Our Abbot and Sister Mary David are old and close friends. Fr Abbot presided and preached at the Jubilee Mass during which Sr Mary David renewed her vows.
The Abbot Visitor of the English Province of our Subiaco -Cassinese Congregation is Abbot Anselm Atkinson of the Abbey of Pluscarden. Because our English Province so geographically spread (including Mexico, the USA and Ghana) the Visitor and his Council appointed our Father Abbot as Vicar, with responsibility for the Mexican monasteries and Christ in the Desert in the US and its foundations. Abbot Cuthbert carried out Canonical Visitations in the Mexican monasteries in July and made fraternal visits to our houses of nuns in that part of the world.
The name ‘Cuthbert’ is a little challenging to the Latin American tongue.
After the Visitation of the Monastery of La Soledad, Father Abbot carried out the Visitation of Xalapa in Vera Cruz. At Xalapa the community celebrated a solemn and a simple profession while Abbot Cuthbert was there.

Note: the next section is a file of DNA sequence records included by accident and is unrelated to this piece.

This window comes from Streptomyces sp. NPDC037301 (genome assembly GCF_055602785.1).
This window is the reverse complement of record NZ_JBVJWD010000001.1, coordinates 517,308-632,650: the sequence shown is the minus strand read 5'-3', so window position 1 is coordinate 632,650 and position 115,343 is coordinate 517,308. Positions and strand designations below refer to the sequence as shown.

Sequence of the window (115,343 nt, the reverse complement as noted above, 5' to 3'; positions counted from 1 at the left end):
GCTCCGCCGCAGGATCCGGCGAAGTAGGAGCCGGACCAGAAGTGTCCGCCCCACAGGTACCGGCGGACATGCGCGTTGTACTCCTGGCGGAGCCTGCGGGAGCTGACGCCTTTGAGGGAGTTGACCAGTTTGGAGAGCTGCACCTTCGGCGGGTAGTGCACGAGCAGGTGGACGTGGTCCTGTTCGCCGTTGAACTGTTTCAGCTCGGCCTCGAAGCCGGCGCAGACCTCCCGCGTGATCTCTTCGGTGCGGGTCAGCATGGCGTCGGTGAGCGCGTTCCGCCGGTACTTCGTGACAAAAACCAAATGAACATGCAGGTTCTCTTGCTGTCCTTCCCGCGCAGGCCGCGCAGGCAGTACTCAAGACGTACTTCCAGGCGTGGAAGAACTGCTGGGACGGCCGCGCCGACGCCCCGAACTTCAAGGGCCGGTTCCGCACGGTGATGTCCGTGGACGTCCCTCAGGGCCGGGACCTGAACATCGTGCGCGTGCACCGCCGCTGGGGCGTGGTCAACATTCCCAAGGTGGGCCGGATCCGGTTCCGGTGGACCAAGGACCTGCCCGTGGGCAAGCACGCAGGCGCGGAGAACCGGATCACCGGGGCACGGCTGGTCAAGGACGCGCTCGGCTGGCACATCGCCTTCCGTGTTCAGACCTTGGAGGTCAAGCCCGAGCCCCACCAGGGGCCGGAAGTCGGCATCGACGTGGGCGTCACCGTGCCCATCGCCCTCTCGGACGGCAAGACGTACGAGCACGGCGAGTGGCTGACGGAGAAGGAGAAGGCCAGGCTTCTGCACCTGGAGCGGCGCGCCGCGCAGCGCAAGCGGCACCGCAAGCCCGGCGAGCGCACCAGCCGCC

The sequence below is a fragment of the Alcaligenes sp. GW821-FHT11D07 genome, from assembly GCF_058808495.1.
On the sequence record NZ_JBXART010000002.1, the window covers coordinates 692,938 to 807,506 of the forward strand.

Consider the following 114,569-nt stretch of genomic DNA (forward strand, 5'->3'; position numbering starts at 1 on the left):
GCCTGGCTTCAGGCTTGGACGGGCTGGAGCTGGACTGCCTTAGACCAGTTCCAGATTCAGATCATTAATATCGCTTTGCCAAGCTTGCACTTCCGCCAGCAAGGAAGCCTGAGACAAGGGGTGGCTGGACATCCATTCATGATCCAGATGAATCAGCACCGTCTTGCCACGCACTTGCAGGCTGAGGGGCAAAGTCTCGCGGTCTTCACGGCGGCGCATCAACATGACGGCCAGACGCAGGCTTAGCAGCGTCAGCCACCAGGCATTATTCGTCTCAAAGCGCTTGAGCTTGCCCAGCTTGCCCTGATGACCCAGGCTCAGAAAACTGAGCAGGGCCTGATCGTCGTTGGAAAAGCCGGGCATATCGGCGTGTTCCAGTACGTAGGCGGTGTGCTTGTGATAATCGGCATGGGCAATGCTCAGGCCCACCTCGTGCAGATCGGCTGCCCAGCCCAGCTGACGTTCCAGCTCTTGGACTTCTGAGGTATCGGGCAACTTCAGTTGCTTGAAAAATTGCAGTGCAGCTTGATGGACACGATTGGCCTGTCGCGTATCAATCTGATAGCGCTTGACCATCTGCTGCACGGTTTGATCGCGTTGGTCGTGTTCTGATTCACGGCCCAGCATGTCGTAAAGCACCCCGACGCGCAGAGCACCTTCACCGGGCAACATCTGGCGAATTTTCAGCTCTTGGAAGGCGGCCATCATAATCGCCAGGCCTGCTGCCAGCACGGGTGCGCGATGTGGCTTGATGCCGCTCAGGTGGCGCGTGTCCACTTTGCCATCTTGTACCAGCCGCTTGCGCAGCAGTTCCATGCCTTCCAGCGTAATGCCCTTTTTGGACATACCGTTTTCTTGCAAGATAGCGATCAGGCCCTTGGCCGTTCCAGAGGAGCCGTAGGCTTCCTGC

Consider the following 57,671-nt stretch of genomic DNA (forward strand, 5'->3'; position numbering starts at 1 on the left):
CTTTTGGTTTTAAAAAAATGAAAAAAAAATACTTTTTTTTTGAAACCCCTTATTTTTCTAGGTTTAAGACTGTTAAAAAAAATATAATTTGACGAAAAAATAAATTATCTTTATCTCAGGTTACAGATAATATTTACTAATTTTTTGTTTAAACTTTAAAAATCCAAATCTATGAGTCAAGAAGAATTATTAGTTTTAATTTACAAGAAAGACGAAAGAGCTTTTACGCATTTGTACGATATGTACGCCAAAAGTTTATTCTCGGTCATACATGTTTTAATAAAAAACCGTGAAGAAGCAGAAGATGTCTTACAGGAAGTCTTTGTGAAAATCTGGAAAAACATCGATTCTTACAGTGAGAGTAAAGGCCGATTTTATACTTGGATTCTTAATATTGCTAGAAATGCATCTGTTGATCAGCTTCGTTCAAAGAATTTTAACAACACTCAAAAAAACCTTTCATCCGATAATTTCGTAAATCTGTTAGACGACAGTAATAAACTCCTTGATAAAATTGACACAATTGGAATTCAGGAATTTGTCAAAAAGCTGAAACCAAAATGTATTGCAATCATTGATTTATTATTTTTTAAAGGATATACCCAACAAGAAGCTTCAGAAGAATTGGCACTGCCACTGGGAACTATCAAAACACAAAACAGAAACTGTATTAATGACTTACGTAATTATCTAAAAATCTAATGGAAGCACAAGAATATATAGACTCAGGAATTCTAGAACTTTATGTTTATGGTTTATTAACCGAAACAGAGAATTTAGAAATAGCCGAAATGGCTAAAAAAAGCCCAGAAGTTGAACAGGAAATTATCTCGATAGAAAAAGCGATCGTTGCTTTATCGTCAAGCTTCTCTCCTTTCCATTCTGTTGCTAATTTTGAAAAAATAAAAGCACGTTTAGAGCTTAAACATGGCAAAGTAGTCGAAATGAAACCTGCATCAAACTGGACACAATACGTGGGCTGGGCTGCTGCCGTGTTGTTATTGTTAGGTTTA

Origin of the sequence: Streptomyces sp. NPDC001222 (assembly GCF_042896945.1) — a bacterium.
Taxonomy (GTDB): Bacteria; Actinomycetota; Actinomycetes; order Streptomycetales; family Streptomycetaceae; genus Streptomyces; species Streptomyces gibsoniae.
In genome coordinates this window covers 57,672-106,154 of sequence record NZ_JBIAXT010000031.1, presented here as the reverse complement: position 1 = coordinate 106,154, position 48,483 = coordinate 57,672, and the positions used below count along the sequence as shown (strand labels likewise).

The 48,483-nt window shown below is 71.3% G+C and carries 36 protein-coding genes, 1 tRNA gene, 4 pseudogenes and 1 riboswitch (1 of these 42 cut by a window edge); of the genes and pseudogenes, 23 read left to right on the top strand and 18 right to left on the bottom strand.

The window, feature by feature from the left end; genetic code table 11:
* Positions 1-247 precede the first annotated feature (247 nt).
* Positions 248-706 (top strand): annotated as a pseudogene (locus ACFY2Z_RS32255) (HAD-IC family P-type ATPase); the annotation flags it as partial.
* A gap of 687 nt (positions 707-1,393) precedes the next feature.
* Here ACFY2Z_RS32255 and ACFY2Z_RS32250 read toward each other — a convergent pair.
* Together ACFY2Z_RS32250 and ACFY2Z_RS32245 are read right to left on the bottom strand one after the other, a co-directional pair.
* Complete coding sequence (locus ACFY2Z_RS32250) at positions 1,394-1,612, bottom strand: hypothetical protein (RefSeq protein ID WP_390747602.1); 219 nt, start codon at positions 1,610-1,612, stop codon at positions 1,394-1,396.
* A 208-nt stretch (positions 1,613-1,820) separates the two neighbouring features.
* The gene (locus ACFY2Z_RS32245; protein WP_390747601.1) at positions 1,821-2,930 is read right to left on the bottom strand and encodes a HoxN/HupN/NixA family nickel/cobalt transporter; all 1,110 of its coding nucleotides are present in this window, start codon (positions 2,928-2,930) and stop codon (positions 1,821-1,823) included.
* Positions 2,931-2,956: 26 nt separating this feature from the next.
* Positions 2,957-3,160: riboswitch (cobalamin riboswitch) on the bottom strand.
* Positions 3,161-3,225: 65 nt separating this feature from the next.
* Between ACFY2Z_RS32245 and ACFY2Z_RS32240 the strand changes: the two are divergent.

In the course of each year our little community welcomes a number of seminarians who are in the last preparations for their ordination to the diaconate or the priesthood. Amongst them this year were five deacons from the Pontifical North American College in Rome, who spent Holy Week with us, and who were all ordained priest in the course of the Summer.
At the beginning of the year Deacon Marek Jamerich was the deacon of the Mass of Solemn Profession of our Dom Michael Vician. He was one of seven new priests ordained this summer in the Cathedral at Spisska Kapitula in Slovakia. Fr Abbot and Brother Michael were present at the ordination and at the First Mass in his home village. Fr Marek’s brother is also a priest.